Chancellor letter reveals pressure on climate targets
- 23 July 2012
- From the section Science & Environment
The Chancellor has demanded that the Energy Secretary Ed Davey abandon the UK's pathway towards climate targets.
In a leaked letter, George Osborne says renewables are too expensive and suggests expanding plans for gas-fired generation.
The government's adviser, the Climate Change Committee, says this will cause the UK to miss its 2030 climate goals.
The CCC warns that with volatile gas prices, consumers could end up paying more for electricity, not less.
The demands are laid out in a letter seen by BBC News.
The Draft Energy Bill in the early stages of Parliament aims to keep the lights on whilst meet government goals on climate change.
The CCC advises that in order to meet the goal of an 80% cut in CO2 by 2050 the government needs to have almost all electricity produced by low-carbon sources by 2030.
In his letter, dated 9 July, the Chancellor tells the Liberal Democrat Energy Secretary to give up that ambition and explicitly state that gas will play a core part in generation by 2030.
He writes: "We need to set out an approach which puts costs to consumers at the heart. (We should be) limiting support for low-carbon generation to a level the country can afford.
"We should commit publicly to ensuring that British consumers will be able to get benefits if the price of gas falls."
The Treasury is banking on advice that gas-fired electricity will remain cheaper than renewables, but this is hotly debated. The CCC and the regulator Ofgem warn that high gas prices would force costs up.
The CCC says a strategy focusing on renewables offers carbon benefits as well as insulating consumers from spikes in gas prices.
Mr Osborne's demands are made as part of an ongoing negotiation between Treasury and DECC over consumer subsidies for onshore wind. Mr Osborne says he will agree to Mr Davey's suggestion of a 10% cut in subsidy, but only if his other stipulations are met.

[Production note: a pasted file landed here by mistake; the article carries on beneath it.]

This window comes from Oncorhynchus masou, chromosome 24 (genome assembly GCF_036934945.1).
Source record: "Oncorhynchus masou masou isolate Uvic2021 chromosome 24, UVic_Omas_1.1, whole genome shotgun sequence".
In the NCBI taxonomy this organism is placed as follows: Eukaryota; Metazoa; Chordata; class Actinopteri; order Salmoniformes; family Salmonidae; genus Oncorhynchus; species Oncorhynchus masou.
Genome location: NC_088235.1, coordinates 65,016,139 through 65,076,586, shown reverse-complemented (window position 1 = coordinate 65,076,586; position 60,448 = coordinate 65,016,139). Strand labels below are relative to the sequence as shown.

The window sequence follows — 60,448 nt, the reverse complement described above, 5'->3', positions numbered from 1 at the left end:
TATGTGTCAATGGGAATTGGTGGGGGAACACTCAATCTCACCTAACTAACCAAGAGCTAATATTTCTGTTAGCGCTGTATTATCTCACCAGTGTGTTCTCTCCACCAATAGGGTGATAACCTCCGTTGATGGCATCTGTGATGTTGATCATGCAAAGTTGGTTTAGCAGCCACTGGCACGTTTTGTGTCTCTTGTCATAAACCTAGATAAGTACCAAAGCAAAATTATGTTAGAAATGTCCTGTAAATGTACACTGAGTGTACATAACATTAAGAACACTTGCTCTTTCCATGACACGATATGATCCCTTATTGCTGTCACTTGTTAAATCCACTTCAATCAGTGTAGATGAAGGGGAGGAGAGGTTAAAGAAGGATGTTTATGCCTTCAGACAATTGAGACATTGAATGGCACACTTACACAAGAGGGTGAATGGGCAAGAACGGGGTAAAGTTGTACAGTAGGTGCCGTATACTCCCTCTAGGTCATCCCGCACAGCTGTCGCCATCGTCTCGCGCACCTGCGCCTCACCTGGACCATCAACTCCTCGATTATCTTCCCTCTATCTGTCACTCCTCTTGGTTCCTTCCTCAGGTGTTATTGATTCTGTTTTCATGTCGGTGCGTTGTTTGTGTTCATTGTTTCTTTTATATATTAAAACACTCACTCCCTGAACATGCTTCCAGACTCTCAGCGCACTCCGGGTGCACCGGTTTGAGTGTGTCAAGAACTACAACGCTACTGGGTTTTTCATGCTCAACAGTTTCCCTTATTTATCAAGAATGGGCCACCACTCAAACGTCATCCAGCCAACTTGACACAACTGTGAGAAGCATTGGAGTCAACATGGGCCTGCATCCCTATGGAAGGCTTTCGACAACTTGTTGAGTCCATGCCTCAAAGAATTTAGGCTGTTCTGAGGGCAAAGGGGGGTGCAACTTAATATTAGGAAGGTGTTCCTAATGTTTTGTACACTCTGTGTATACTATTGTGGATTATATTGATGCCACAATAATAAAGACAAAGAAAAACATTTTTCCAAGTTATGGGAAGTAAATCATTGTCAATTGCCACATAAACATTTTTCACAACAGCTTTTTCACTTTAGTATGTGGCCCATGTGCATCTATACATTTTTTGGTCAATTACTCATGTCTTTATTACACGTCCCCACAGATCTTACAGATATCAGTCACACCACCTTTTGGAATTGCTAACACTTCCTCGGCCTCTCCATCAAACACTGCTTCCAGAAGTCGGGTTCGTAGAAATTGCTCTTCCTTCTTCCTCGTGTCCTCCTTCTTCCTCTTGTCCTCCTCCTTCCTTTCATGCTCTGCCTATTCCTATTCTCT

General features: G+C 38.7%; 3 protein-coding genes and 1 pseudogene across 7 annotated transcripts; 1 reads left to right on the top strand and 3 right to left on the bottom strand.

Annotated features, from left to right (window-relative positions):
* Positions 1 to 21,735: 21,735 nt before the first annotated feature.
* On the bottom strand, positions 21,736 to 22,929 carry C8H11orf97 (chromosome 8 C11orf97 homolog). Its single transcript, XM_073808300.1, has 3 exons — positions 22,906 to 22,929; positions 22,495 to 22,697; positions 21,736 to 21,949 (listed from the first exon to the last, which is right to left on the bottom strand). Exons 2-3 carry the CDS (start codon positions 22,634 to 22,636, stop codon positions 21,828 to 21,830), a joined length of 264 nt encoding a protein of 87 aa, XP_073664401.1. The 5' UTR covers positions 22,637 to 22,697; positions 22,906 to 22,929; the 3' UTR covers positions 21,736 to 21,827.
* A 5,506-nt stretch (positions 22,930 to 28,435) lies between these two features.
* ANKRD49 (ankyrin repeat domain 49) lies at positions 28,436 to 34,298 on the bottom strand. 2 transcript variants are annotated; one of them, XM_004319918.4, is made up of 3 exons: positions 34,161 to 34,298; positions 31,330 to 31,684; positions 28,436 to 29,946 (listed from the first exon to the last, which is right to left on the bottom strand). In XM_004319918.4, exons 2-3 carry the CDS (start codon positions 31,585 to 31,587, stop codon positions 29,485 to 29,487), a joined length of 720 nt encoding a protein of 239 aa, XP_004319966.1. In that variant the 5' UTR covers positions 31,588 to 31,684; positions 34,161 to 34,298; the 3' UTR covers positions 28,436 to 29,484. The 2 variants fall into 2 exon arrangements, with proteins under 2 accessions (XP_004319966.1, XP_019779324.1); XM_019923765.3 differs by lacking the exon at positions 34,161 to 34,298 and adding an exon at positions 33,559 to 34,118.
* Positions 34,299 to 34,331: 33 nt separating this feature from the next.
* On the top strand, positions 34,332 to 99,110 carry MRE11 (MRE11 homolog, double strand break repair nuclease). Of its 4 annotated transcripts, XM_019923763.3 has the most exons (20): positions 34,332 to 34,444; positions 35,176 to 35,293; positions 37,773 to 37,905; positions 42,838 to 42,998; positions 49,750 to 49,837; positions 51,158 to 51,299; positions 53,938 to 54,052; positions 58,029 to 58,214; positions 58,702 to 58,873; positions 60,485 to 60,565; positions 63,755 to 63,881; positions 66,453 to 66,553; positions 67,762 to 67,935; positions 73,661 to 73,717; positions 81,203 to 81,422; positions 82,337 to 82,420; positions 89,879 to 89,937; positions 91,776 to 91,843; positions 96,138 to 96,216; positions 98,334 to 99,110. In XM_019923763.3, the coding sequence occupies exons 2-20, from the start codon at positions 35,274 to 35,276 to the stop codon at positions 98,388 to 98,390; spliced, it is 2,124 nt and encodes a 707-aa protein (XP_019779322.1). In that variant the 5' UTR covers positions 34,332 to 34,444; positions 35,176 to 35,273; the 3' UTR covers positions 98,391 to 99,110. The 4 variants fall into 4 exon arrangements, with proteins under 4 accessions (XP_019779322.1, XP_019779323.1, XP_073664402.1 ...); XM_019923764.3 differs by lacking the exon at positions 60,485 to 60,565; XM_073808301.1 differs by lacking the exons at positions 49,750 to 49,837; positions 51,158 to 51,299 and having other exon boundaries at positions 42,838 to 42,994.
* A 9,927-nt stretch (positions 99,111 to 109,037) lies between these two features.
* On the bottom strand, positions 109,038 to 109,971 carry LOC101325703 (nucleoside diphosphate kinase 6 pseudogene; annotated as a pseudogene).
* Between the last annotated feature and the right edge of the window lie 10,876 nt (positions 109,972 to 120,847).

They include an insistence that the onshore subsidies are reviewed within this Parliament. Industry spokesmen say this will deter investors in wind who've already been spooked by government delays in policy.
Another demand is that government takes powers to close down feed-in-tariffs.
David Kennedy, chief executive of the CCC, told BBC News: "This would all lead to a second dash for gas. This would be incompatible with the government's climate change goals."
Environment groups have reacted furiously to the wish-list. Downing Street, Treasury and DECC have declined to comment on the row.
The Chancellor's move was welcomed by Angela Kelly, chair of the anti-wind group Country Guardian. She told BBC News: "I have been fighting against industrial wind farms for 20 years and if the Chancellor is going to do something to rein them in, so much the better."
The Chancellor was also supported by Professor Dieter Helm, head of the government's Natural Capital Committee. He believes the Department for Energy and Climate Change's (DECC's)projections for renewables and nuclear are too rigid.
He told BBC News: "If the impact of the letter is to force a serious reconsideration of energy and climate policy in Britain, that would be a very good thing - the current proposals are seriously flawed."
The Treasury is in a long-standing dispute with the Energy Select Committee over its influence on policy. MPs have asked Treasury ministers to give evidence on the Energy Bill but they have refused.
Back-bench Conservatives opposed to wind farms in the countryside are reported to have been lobbying Mr Osborne.
Joss Garman from campaign group Greenpeace tweeted: "Osborne's position means he's exposed to claim he's putting partisan politics before jobs & investment."
James Murray, editor of BusinessGreen.com said: "Make no mistake this is an all-out assault on the entire green energy sector."